Health Plans Fail On Customer Experience

Forrester’s 2010 Customer Experience Index (CxPi) ranks 133 firms across 14 industries. I recently analyzed the results of the nine health plans in the CxPi. Here are the overall results:

Some interesting tidbits from the research:

  • Health plans were the worst scoring industry for the third straight year.
  • The average score across health plans was the same as it was in 2008, a “very poor” 51%.
  • Kaiser was in top place again, although it dropped a bit from 2008.
  • The public plans, Medicare and Medicaid, had the largest improvement.
  • Anthem (BCBS) and United Healthcare dropped the most since 2008.

The bottom line: Health plan customer experience needs resuscitation.

Written by 

I am an experience management transformist, helping organizations improve business results by engaging the hearts and minds of their customers, employees, and partners. My "job" is Head of the Qualtrics XM Institute. The Institute is still being established, but our goal is to help organizations around the world thrive by mastering Experience Management (XM). As part of this focus, I examine strategy, culture, interaction design, customer service, branding and leadership practices. And, as many people know, I love to speak about these topics in almost any forum. Prior to joining Qualtrics, I was managing partner of Temkin Group (leading CX research, advisory, and training firm), co-founder and chair of the Customer Experience Professionals Association (CXPA.org), and a VP at Forrester Research. I'm a fanatical student of business, so this blog provides an outlet for sharing insights from my ongoing educational journey. Check out my LinkedIn profile: www.linkedin.com/in/brucetemkin

3 thoughts on “Health Plans Fail On Customer Experience”

  1. When it comes to things like your health, getting customer experience right also has an impact on your general wellbeing. I think customers expect a lot of their health plan and when that isn’t delivered, the experience can not be “fixed” after that point. The customer won’t be happy again if they are let down a first time.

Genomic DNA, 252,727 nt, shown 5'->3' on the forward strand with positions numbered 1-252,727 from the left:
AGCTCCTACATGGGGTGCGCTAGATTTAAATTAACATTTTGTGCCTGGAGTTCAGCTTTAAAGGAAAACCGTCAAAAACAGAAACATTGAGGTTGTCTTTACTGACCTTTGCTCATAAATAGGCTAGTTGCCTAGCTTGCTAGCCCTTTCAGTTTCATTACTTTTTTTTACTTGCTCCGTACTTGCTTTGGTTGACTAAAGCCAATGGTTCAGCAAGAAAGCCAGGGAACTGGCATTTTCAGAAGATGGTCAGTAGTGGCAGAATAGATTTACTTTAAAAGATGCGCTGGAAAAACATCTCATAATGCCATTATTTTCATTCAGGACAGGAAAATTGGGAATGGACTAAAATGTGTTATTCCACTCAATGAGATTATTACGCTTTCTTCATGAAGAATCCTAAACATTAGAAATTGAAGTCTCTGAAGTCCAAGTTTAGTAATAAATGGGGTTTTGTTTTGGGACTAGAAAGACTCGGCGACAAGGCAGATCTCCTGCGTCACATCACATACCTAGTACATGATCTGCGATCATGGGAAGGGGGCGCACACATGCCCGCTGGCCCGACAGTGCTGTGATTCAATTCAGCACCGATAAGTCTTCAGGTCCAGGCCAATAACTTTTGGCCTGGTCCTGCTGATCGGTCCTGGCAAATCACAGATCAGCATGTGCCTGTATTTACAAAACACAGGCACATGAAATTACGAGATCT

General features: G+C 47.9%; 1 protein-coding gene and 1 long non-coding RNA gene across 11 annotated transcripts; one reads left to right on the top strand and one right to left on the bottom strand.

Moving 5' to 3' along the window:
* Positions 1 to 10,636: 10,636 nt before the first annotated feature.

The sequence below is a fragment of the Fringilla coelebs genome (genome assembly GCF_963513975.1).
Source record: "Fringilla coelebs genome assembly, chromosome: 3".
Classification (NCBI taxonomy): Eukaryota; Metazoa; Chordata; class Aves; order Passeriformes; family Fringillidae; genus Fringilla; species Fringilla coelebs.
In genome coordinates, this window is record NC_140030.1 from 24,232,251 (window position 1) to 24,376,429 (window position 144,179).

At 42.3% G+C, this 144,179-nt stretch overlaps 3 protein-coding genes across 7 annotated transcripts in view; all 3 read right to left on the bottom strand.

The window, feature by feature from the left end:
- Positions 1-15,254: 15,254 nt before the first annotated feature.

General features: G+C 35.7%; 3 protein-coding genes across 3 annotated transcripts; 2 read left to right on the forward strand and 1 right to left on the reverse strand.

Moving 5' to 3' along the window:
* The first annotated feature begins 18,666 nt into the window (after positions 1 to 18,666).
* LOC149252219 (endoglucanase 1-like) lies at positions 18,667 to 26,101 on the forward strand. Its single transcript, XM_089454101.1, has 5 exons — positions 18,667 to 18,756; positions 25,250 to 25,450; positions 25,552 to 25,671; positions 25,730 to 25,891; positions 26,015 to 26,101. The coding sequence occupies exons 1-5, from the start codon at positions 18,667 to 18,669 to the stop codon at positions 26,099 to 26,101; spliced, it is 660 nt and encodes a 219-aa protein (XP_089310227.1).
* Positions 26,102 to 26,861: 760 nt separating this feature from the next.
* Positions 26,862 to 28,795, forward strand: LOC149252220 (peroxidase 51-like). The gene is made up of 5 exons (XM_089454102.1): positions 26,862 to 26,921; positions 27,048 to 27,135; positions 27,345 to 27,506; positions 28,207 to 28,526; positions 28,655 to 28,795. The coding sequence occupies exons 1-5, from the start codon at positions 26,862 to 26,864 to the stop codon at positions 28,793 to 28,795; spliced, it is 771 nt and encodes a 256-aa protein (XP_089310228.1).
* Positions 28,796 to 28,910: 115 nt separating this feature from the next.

2. Simply slashing costs to increase profits is not sustainable. There needs to be more cooperation between health plans and health care givers to improve the patient experience. Finding better ways to create efficiencies while improving provided care is key. Gaining insights from care recipient feedback is an important and illuminating means to understand what is happening in the care setting, the patient experience and ultimately guide critical strategic decisions.

  3. In the financial benefits world, we used to say:

    “When customers feel good about your service, they will engage more. When they engage more, they make better decisions. When they make better decisions, they will have more money at retirement. So by providing excellent service on each phonecall, people will have a better retirement.”

    But also: “when people have more money in their accounts, our company also makes more money.” So there are only winners!

    The healthcare industry needs to understand that providing good service leads to more engaged people. This leads to healthier choices. This leads to fewer future claims. This leads to more profits.

    If the providers of health insurance do not get this dynamic, they will never see the sense in providing good service.

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